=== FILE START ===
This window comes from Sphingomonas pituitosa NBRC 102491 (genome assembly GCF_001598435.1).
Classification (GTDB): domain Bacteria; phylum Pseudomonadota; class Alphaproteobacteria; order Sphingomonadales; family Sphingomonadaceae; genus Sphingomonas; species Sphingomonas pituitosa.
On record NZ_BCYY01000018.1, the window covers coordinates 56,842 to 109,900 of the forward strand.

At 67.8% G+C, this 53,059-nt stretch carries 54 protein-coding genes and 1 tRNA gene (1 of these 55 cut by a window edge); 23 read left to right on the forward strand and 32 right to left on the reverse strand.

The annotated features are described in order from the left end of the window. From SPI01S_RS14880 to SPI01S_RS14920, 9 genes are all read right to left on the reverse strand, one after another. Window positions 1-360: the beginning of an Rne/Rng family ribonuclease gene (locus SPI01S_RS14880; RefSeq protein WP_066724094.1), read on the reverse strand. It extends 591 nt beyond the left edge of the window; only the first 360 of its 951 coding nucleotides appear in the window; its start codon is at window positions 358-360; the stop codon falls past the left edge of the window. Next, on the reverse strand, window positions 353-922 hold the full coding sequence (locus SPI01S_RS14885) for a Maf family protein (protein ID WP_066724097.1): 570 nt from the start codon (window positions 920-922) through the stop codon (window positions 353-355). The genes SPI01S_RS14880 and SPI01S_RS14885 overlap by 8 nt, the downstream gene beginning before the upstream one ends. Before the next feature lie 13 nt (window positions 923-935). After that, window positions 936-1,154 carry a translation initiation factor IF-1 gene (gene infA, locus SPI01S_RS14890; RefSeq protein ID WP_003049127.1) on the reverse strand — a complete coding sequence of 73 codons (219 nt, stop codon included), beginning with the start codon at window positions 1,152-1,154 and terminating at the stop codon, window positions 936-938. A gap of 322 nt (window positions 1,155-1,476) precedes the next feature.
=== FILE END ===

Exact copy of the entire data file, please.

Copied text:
This window comes from Sphingomonas pituitosa NBRC 102491 (genome assembly GCF_001598435.1).
Classification (GTDB): domain Bacteria; phylum Pseudomonadota; class Alphaproteobacteria; order Sphingomonadales; family Sphingomonadaceae; genus Sphingomonas; species Sphingomonas pituitosa.
On record NZ_BCYY01000018.1, the window covers coordinates 56,842 to 109,900 of the forward strand.

At 67.8% G+C, this 53,059-nt stretch carries 54 protein-coding genes and 1 tRNA gene (1 of these 55 cut by a window edge); 23 read left to right on the forward strand and 32 right to left on the reverse strand.

The annotated features are described in order from the left end of the window. From SPI01S_RS14880 to SPI01S_RS14920, 9 genes are all read right to left on the reverse strand, one after another. Window positions 1-360: the beginning of an Rne/Rng family ribonuclease gene (locus SPI01S_RS14880; RefSeq protein WP_066724094.1), read on the reverse strand. It extends 591 nt beyond the left edge of the window; only the first 360 of its 951 coding nucleotides appear in the window; its start codon is at window positions 358-360; the stop codon falls past the left edge of the window. Next, on the reverse strand, window positions 353-922 hold the full coding sequence (locus SPI01S_RS14885) for a Maf family protein (protein ID WP_066724097.1): 570 nt from the start codon (window positions 920-922) through the stop codon (window positions 353-355). The genes SPI01S_RS14880 and SPI01S_RS14885 overlap by 8 nt, the downstream gene beginning before the upstream one ends. Before the next feature lie 13 nt (window positions 923-935). After that, window positions 936-1,154 carry a translation initiation factor IF-1 gene (gene infA, locus SPI01S_RS14890; RefSeq protein ID WP_003049127.1) on the reverse strand — a complete coding sequence of 73 codons (219 nt, stop codon included), beginning with the start codon at window positions 1,152-1,154 and terminating at the stop codon, window positions 936-938. A gap of 322 nt (window positions 1,155-1,476) precedes the next feature.